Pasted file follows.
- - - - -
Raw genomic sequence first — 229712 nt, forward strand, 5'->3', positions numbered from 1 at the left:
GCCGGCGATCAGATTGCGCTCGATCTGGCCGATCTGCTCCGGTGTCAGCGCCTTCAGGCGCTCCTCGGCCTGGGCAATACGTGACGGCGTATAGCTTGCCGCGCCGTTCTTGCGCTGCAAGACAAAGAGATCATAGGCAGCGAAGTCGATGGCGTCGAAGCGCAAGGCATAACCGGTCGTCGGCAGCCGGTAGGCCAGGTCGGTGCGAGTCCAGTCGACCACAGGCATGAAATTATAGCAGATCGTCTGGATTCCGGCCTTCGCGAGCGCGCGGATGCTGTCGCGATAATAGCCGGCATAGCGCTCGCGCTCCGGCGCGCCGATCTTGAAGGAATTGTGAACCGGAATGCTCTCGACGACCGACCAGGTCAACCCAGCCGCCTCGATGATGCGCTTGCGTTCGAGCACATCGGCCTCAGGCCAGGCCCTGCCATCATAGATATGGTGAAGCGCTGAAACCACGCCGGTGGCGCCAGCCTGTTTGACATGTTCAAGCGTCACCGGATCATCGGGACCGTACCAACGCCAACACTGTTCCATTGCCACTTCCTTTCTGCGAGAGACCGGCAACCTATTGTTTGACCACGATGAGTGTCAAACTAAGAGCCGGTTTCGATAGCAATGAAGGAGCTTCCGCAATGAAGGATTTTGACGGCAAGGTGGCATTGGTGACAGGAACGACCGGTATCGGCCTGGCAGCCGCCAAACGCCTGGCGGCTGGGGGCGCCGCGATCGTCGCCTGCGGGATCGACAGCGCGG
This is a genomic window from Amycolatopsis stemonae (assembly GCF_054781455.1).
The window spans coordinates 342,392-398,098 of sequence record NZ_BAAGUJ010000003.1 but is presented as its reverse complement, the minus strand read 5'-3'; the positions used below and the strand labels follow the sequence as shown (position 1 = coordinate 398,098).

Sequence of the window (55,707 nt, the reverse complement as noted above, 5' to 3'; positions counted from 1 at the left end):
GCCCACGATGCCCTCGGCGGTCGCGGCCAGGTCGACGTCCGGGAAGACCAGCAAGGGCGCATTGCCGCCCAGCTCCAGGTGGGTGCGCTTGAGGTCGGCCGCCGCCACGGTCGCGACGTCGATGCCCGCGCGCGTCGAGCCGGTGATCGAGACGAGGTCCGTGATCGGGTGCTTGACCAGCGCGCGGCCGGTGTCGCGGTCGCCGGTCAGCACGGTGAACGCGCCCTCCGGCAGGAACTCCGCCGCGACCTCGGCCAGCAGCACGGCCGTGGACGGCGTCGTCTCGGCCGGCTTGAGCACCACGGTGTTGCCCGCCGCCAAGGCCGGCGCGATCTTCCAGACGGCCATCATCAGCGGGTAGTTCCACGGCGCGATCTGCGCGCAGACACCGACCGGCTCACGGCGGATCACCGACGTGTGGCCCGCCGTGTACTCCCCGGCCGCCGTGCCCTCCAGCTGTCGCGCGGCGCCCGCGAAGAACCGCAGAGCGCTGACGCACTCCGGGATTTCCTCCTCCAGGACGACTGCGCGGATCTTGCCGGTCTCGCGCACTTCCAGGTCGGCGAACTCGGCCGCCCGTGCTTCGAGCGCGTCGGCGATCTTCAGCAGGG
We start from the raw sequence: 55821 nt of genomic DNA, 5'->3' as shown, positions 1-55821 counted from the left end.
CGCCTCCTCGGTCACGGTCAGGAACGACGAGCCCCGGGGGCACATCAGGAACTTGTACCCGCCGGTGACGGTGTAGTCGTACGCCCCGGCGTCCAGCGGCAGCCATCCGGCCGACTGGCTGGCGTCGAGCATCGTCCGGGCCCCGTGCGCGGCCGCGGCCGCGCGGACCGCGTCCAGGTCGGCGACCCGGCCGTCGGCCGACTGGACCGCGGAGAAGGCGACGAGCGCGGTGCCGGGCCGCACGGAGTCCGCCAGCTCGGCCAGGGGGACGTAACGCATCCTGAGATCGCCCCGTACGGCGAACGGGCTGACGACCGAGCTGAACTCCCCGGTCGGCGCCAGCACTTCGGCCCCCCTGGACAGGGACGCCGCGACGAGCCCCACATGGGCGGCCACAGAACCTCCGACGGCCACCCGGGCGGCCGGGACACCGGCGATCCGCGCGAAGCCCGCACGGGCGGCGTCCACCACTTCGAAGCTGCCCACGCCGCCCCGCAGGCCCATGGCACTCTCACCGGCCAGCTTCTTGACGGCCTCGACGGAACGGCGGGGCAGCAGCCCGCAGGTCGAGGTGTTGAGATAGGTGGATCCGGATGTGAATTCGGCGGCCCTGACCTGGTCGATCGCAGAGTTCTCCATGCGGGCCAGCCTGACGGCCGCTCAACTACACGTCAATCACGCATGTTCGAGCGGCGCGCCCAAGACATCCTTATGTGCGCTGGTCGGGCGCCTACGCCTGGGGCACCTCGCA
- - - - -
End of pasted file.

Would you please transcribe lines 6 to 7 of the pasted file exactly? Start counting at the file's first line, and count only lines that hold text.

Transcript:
GCCCACGATGCCCTCGGCGGTCGCGGCCAGGTCGACGTCCGGGAAGACCAGCAAGGGCGCATTGCCGCCCAGCTCCAGGTGGGTGCGCTTGAGGTCGGCCGCCGCCACGGTCGCGACGTCGATGCCCGCGCGCGTCGAGCCGGTGATCGAGACGAGGTCCGTGATCGGGTGCTTGACCAGCGCGCGGCCGGTGTCGCGGTCGCCGGTCAGCACGGTGAACGCGCCCTCCGGCAGGAACTCCGCCGCGACCTCGGCCAGCAGCACGGCCGTGGACGGCGTCGTCTCGGCCGGCTTGAGCACCACGGTGTTGCCCGCCGCCAAGGCCGGCGCGATCTTCCAGACGGCCATCATCAGCGGGTAGTTCCACGGCGCGATCTGCGCGCAGACACCGACCGGCTCACGGCGGATCACCGACGTGTGGCCCGCCGTGTACTCCCCGGCCGCCGTGCCCTCCAGCTGTCGCGCGGCGCCCGCGAAGAACCGCAGAGCGCTGACGCACTCCGGGATTTCCTCCTCCAGGACGACTGCGCGGATCTTGCCGGTCTCGCGCACTTCCAGGTCGGCGAACTCGGCCGCCCGTGCTTCGAGCGCGTCGGCGATCTTCAGCAGGG
We start from the raw sequence: 55821 nt of genomic DNA, 5'->3' as shown, positions 1-55821 counted from the left end.